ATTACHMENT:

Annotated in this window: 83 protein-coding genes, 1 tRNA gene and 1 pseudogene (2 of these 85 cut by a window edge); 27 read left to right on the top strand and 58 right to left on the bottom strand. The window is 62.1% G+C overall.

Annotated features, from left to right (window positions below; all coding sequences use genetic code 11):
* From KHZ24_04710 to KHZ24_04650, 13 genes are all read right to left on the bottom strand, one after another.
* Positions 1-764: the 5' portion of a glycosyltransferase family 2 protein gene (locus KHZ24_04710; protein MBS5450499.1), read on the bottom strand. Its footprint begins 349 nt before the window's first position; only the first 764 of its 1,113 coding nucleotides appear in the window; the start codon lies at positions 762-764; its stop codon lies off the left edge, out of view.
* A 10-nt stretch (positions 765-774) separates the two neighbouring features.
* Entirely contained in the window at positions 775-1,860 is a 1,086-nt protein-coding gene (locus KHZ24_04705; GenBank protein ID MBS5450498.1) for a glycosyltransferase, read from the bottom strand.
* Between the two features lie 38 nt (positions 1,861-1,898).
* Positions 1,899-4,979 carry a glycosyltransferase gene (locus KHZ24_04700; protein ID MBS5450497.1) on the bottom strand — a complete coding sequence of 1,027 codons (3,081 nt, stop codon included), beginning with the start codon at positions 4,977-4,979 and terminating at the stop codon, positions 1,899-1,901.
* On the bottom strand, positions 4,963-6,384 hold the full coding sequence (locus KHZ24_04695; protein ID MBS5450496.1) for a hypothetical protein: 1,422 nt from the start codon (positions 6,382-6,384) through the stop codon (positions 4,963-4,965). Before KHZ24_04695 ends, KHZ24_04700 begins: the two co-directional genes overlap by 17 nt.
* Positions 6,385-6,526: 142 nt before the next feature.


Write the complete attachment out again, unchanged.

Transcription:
Annotated in this window: 83 protein-coding genes, 1 tRNA gene and 1 pseudogene (2 of these 85 cut by a window edge); 27 read left to right on the top strand and 58 right to left on the bottom strand. The window is 62.1% G+C overall.

Annotated features, from left to right (window positions below; all coding sequences use genetic code 11):
* From KHZ24_04710 to KHZ24_04650, 13 genes are all read right to left on the bottom strand, one after another.
* Positions 1-764: the 5' portion of a glycosyltransferase family 2 protein gene (locus KHZ24_04710; protein MBS5450499.1), read on the bottom strand. Its footprint begins 349 nt before the window's first position; only the first 764 of its 1,113 coding nucleotides appear in the window; the start codon lies at positions 762-764; its stop codon lies off the left edge, out of view.
* A 10-nt stretch (positions 765-774) separates the two neighbouring features.
* Entirely contained in the window at positions 775-1,860 is a 1,086-nt protein-coding gene (locus KHZ24_04705; GenBank protein ID MBS5450498.1) for a glycosyltransferase, read from the bottom strand.
* Between the two features lie 38 nt (positions 1,861-1,898).
* Positions 1,899-4,979 carry a glycosyltransferase gene (locus KHZ24_04700; protein ID MBS5450497.1) on the bottom strand — a complete coding sequence of 1,027 codons (3,081 nt, stop codon included), beginning with the start codon at positions 4,977-4,979 and terminating at the stop codon, positions 1,899-1,901.
* On the bottom strand, positions 4,963-6,384 hold the full coding sequence (locus KHZ24_04695; protein ID MBS5450496.1) for a hypothetical protein: 1,422 nt from the start codon (positions 6,382-6,384) through the stop codon (positions 4,963-4,965). Before KHZ24_04695 ends, KHZ24_04700 begins: the two co-directional genes overlap by 17 nt.
* Positions 6,385-6,526: 142 nt before the next feature.